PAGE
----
1. Underpainting can be a real asset to a picture – I’d never tried this before. And now I know that I’d be best off choosing a colour I want to use, something which will contribute positively to the subject. I really didn’t like the mauve background suggestion of the second painting, which must be why I painted over almost the whole picture…You live and learn.
  2. Light is REALLY important. Duuuuh! I think I need to consciously try to make more use of it in my paintings. Letting the lights sing out just brings everything to life.
  3. Darks can be very colourful, and dark violet is a very useful colour. It was a new addition to my palette for the workshop, and I wasn’t sure what I’d be able to do with it. But now I realise it combines well with ultramarine and maybe pthalo green, or burnt umber to make a very rich dark colour. I’m  sure that I will be using this again.
  4. Using very big brushes and large canvasses (A2) can be a lot of fun.

So, this workshop was a new experience, and I definitely gained experience. And in summary, although I had trouble imitating the teacher’s style, I realise that I am actually glad, because it hasn’t entirely swallowed up my own way of painting – that which makes my paintings mine. I reckon that’s a good thing.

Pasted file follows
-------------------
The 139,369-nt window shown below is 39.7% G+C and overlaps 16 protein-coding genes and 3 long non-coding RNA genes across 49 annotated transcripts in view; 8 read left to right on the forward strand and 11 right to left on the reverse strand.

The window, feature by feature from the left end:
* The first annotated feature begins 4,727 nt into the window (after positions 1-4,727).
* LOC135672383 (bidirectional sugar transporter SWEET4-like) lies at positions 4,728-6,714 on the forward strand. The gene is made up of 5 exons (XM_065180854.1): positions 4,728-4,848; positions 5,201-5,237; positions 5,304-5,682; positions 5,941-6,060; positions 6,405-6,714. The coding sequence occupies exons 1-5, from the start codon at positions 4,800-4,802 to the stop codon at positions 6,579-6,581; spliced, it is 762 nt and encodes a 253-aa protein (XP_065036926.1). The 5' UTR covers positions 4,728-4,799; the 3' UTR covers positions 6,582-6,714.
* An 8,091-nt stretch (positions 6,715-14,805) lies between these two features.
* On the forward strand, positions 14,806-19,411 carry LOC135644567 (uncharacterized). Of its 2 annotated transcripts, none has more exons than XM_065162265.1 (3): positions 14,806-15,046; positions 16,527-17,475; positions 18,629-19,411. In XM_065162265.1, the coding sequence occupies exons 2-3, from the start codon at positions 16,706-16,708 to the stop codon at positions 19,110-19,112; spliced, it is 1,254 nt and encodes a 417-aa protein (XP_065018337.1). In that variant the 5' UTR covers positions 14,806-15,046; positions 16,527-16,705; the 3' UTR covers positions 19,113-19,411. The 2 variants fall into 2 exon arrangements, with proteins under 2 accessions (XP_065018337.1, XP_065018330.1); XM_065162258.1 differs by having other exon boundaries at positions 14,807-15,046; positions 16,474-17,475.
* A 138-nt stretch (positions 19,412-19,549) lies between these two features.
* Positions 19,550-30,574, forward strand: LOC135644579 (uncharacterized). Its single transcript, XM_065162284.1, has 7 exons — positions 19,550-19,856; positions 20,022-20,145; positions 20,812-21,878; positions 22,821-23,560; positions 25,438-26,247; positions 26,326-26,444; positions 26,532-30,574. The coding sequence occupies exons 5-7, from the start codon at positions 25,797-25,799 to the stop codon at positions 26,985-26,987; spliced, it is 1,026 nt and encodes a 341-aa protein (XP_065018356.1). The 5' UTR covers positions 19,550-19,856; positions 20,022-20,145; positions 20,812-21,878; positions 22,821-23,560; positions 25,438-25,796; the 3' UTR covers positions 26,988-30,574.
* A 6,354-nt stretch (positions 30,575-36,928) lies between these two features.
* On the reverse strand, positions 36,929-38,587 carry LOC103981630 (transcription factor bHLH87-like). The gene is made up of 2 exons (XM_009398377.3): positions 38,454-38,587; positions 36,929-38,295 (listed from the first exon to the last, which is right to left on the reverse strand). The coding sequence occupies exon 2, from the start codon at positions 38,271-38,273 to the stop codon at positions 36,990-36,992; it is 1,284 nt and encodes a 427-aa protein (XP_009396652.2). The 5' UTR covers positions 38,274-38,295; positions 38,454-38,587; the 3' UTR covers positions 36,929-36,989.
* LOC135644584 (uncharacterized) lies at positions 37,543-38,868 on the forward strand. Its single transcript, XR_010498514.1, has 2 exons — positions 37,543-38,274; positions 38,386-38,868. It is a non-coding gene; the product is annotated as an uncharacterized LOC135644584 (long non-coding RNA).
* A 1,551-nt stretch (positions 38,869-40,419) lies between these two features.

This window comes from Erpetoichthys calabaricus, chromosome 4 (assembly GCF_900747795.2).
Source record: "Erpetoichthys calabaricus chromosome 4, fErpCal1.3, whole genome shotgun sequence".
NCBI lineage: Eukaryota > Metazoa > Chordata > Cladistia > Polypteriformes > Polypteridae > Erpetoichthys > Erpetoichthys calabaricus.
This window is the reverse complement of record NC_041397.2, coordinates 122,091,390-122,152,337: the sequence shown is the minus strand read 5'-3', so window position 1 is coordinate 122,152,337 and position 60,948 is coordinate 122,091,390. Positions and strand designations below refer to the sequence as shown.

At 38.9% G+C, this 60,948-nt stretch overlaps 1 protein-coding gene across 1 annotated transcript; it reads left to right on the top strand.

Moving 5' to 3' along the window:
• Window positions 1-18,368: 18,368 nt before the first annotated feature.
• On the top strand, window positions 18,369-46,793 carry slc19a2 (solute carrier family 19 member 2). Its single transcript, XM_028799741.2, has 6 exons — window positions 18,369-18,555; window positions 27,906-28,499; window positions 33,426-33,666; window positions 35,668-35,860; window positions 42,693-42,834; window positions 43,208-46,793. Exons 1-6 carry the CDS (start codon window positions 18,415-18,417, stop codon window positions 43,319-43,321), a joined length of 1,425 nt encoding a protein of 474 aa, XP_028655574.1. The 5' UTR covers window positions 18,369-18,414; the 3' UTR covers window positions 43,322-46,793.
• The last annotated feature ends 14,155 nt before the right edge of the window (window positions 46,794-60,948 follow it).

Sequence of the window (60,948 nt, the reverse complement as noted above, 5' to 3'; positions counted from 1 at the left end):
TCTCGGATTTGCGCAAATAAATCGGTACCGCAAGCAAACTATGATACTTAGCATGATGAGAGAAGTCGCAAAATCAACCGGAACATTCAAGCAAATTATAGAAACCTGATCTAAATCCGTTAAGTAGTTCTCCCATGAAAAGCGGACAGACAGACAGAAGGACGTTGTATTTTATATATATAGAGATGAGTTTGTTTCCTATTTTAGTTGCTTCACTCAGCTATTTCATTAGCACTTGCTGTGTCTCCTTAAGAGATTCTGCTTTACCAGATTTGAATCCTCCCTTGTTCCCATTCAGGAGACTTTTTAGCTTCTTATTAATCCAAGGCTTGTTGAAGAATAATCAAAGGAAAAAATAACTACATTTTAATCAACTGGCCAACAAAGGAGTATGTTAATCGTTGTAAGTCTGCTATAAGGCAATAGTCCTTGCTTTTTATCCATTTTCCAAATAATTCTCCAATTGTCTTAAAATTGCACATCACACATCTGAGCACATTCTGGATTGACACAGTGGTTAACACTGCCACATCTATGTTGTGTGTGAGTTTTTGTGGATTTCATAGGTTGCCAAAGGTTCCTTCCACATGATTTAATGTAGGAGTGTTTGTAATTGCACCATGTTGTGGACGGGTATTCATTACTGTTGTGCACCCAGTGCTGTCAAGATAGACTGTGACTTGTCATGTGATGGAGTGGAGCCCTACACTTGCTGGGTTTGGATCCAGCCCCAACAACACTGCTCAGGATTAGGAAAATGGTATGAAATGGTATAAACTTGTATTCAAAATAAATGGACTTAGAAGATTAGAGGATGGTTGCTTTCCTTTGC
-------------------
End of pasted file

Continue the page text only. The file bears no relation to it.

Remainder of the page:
15 thoughts on “Experience

  1. Even though you struggled with these paintings and feel you failed, I see feeling in them and the attempt, and to me that is a big positive. Learning experiences is always valuable and I see the essence of you, not the teacher or the workshop in your paintings. I rather see the unique style of an artist rather than the teacher of the workshop, You, not the teacher. 🙂 At least with this workshop, you have discovered what is cumbersome to you and what feels right or wrong. You learned what will work for you and what doesn’t. It is paving a path of your own in art and that is a hard journey. I am looking forward to more of your paintings and what you will be learning. I need to get on board with my purchase of acrylics, I have been looking at Golden Acrylics, perhaps the Open but then I have heard that there is hardly any texture to them. I have an old set of Liquitix and I need to get more and thought I would try Golden. Which brand do you use? I am excited but also not wanting to move away from watercolors, we’ll see how that pans out.